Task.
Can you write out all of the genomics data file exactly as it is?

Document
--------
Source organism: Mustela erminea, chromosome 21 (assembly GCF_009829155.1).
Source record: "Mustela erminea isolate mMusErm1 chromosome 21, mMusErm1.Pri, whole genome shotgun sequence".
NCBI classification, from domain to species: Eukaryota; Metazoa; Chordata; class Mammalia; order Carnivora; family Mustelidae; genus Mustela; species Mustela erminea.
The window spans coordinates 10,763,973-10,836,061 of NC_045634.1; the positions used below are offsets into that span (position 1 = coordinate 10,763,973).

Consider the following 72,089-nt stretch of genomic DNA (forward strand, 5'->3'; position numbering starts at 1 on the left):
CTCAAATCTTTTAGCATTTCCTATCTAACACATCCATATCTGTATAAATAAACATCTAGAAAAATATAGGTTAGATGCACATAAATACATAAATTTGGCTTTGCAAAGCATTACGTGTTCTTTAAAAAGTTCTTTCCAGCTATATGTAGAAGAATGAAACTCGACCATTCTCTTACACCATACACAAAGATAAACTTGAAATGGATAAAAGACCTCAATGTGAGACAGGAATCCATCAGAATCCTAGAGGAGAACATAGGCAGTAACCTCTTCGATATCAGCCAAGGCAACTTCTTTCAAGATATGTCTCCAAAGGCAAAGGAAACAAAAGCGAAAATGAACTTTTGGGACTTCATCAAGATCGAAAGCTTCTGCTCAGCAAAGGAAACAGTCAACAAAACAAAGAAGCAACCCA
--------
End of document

Source organism: Mustela erminea, chromosome 21 (assembly GCF_009829155.1).
Source record: "Mustela erminea isolate mMusErm1 chromosome 21, mMusErm1.Pri, whole genome shotgun sequence".
NCBI classification, from domain to species: Eukaryota; Metazoa; Chordata; class Mammalia; order Carnivora; family Mustelidae; genus Mustela; species Mustela erminea.
The window spans coordinates 10,763,973-10,836,061 of NC_045634.1; the positions used below are offsets into that span (position 1 = coordinate 10,763,973).

Consider the following 72,089-nt stretch of genomic DNA (forward strand, 5'->3'; position numbering starts at 1 on the left):
CTCAAATCTTTTAGCATTTCCTATCTAACACATCCATATCTGTATAAATAAACATCTAGAAAAATATAGGTTAGATGCACATAAATACATAAATTTGGCTTTGCAAAGCATTACGTGTTCTTTAAAAAGTTCTTTCCAGCTATATGTAGAAGAATGAAACTCGACCATTCTCTTACACCATACACAAAGATAAACTTGAAATGGATAAAAGACCTCAATGTGAGACAGGAATCCATCAGAATCCTAGAGGAGAACATAGGCAGTAACCTCTTCGATATCAGCCAAGGCAACTTCTTTCAAGATATGTCTCCAAAGGCAAAGGAAACAAAAGCGAAAATGAACTTTTGGGACTTCATCAAGATCGAAAGCTTCTGCTCAGCAAAGGAAACAGTCAACAAAACAAAGAAGCAACCCA